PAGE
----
# At what time of day does the illuminance coincide with that on my planet at noon?

My planet (I'll call it $$P$$ for practical reasons) is 2 AU from the Sun, a distance in which it receives 25 % of the sunlight that Earth receives. This can be estimated with the Inverse Square Law:

$$\begin{gather*} E=\frac{1}{d^{2}} \end{gather*}$$

For $$P$$:

$$\begin{gather*} E=\frac{1}{2^{2}}=0.25 \end{gather*}$$

With the following formula you can find the illuminance (in lx) on the Earth if you know the apparent visual magnitude of the Sun:

$$\begin{gather*} E=10^{\frac{-14.18-V}{2.5}} \end{gather*}$$

For the Earth:

$$\begin{gather*} E=10^{\frac{-14.18-(-26.75)}{2.5}}\approx 106660 \end{gather*}$$

Then, by multiplying the illuminance on Earth by 0.25, the illuminance on $$P$$ is found, being 26 665 lx.

My question is, what angle must the Sun form with the Earth's surface for this illuminance to occur, and at what time of day does this happen?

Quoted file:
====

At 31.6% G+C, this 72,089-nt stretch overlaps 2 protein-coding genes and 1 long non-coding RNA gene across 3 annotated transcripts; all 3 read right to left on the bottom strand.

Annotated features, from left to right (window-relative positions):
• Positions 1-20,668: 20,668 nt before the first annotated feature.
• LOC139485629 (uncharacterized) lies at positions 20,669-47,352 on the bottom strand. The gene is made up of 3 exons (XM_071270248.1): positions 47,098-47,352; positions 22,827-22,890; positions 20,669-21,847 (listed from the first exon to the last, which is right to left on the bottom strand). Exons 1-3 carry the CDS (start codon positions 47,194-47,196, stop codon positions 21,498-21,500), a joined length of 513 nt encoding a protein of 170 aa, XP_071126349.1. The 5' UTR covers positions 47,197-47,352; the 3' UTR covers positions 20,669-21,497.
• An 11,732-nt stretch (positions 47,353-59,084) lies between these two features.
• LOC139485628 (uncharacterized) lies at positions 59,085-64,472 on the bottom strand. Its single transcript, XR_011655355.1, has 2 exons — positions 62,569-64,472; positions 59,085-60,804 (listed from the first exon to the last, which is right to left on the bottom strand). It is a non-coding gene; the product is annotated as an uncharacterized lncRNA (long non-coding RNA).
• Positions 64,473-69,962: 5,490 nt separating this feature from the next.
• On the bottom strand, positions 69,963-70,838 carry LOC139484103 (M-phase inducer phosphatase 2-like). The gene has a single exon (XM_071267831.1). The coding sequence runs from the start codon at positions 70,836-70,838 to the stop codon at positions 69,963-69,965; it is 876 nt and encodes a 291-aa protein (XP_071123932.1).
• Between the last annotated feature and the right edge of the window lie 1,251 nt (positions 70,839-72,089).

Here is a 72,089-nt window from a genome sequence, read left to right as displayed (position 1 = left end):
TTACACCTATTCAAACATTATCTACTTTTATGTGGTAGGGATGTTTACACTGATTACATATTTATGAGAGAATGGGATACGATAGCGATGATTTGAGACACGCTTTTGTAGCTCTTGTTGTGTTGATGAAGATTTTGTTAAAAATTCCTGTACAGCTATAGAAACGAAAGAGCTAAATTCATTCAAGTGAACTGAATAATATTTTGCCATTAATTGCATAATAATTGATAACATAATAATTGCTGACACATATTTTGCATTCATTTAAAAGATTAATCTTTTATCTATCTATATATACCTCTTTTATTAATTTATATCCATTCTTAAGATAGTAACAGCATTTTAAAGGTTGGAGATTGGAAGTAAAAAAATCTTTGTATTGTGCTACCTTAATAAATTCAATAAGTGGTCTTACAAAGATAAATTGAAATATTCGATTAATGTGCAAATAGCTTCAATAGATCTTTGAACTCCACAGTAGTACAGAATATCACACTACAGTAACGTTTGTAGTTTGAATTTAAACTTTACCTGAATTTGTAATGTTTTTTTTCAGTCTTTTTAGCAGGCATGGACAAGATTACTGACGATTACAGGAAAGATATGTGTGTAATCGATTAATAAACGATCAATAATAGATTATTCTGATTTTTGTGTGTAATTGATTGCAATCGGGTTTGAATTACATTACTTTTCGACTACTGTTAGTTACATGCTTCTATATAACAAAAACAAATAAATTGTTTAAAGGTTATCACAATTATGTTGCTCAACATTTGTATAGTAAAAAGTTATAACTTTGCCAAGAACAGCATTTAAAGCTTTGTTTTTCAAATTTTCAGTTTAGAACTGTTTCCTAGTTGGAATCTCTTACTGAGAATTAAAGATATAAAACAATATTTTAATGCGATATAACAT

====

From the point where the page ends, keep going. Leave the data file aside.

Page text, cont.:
I found this formula to find the illuminance (in lx) knowing the distance to the light source (in m), its intensity (in cd) and the angle of incidence:

$$\begin{gather*} E=\frac{I}{d^{2}}\cos\theta \end{gather*}$$

Solving for $$I$$:

$$\begin{gather*} I=\frac{Ed^{2}}{\cos\theta} \end{gather*}$$

For the Sun from Earth at noon:

$$\begin{gather*} I=\frac{106660\cdot 149598000000^{2}}{\cos\ 0°}\approx 2.387\times 10^{27} \end{gather*}$$

The intensity of the light source (the Sun) is this, in cd.

Then, solving for $$θ$$:

$$\begin{gather*} θ=\arccos\frac{Ed^{2}}{I} \end{gather*}$$

And finally replacing the corresponding values:

$$\begin{gather*} θ=\arccos\frac{26665\cdot 149598000000^{2}}{2.387\times 10^{27}}\approx 1.32° \end{gather*}$$

Here, the value of $$E$$ corresponds to that of $$P$$, but the distance to the light source corresponds to that of the Earth and its intensity remains the same. Then, the angle of the Sun ($$θ$$) should be 1.32° for the expected illuminance to occur, but this value is not convincing. Did I do something wrong with this procedure? I'm not an expert in photometry.

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